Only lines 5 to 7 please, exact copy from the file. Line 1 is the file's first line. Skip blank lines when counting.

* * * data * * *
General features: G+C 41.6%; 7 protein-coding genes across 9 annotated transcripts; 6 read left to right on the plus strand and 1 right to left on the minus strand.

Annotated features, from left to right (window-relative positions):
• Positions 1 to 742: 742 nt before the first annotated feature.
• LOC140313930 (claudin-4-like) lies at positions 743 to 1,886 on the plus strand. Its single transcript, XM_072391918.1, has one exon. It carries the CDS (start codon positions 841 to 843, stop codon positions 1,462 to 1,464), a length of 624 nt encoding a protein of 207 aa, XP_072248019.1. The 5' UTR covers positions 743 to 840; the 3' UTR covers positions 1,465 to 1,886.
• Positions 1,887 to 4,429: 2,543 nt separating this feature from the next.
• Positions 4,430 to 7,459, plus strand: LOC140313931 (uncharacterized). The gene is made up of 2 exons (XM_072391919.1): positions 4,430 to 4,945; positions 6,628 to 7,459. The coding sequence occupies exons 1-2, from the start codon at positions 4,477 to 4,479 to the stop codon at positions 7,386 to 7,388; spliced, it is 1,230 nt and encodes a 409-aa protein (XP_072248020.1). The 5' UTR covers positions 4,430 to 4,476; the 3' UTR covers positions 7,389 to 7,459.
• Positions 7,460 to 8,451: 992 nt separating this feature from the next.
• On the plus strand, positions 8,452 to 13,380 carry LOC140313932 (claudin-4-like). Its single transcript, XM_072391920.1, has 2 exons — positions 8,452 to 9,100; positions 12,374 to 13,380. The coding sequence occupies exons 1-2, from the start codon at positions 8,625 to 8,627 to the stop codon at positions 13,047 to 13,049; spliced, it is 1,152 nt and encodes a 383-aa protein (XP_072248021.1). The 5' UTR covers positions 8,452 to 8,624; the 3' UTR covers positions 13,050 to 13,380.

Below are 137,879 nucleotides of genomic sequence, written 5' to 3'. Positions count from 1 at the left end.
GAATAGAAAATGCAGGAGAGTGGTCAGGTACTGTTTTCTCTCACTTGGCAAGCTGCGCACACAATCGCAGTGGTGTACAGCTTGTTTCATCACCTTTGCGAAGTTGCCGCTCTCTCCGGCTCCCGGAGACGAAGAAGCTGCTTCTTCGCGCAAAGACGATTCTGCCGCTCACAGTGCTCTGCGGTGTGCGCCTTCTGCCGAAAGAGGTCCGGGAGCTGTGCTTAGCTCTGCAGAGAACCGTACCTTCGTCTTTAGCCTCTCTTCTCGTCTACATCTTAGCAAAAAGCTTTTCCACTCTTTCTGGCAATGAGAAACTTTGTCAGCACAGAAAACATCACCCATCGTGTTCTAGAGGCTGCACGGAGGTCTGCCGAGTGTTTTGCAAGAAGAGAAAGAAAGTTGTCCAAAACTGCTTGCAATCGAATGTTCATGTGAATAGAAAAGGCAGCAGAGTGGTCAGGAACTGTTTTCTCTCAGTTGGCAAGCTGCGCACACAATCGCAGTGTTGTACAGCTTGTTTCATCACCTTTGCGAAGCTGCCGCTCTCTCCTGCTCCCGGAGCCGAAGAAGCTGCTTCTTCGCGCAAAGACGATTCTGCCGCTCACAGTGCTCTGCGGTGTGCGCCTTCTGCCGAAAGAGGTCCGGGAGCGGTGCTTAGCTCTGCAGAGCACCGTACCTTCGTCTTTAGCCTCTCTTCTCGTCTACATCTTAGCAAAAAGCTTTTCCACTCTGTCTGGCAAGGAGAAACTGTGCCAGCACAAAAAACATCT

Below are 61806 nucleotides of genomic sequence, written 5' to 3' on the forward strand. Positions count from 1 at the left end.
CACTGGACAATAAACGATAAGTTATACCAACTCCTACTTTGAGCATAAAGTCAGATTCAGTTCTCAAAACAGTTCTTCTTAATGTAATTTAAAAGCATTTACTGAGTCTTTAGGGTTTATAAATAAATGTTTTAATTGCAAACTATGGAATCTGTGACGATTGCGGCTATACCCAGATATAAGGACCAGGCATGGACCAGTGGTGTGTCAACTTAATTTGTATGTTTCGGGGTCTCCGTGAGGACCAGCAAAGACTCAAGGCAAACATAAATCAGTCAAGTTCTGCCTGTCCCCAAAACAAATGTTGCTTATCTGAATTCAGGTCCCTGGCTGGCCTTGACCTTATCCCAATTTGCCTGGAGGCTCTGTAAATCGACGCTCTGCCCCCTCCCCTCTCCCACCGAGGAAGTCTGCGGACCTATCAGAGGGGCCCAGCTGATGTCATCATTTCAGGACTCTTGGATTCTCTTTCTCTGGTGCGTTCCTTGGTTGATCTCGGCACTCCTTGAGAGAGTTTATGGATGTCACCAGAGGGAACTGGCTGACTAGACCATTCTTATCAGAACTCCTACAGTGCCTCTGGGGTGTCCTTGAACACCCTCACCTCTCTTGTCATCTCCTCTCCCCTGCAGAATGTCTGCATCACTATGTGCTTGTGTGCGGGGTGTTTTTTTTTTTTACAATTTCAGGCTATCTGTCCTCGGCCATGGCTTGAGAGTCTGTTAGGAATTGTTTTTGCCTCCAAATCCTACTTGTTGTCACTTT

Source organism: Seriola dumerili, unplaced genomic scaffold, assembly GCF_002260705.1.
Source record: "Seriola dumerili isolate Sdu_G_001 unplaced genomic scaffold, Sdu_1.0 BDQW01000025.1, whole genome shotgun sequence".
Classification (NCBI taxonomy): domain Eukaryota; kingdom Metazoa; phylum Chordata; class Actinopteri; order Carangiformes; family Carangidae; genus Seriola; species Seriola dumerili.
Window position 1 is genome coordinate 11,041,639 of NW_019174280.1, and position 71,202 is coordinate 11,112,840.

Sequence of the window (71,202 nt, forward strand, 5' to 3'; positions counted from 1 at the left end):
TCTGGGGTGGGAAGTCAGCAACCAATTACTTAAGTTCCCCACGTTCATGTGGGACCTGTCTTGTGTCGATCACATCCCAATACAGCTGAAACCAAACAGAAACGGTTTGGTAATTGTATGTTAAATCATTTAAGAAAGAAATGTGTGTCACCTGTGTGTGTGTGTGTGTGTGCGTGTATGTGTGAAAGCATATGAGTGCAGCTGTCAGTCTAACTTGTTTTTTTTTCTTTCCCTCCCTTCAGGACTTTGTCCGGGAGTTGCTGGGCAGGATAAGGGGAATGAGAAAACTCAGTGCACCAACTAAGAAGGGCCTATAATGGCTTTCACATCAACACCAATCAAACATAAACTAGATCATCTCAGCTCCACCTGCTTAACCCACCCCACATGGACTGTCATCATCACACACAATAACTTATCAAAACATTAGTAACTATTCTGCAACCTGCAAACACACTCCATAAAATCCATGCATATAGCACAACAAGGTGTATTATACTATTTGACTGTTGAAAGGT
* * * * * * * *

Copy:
• Positions 1,887 to 4,429: 2,543 nt separating this feature from the next.
• Positions 4,430 to 7,459, plus strand: LOC140313931 (uncharacterized). The gene is made up of 2 exons (XM_072391919.1): positions 4,430 to 4,945; positions 6,628 to 7,459. The coding sequence occupies exons 1-2, from the start codon at positions 4,477 to 4,479 to the stop codon at positions 7,386 to 7,388; spliced, it is 1,230 nt and encodes a 409-aa protein (XP_072248020.1). The 5' UTR covers positions 4,430 to 4,476; the 3' UTR covers positions 7,389 to 7,459.
• Positions 7,460 to 8,451: 992 nt separating this feature from the next.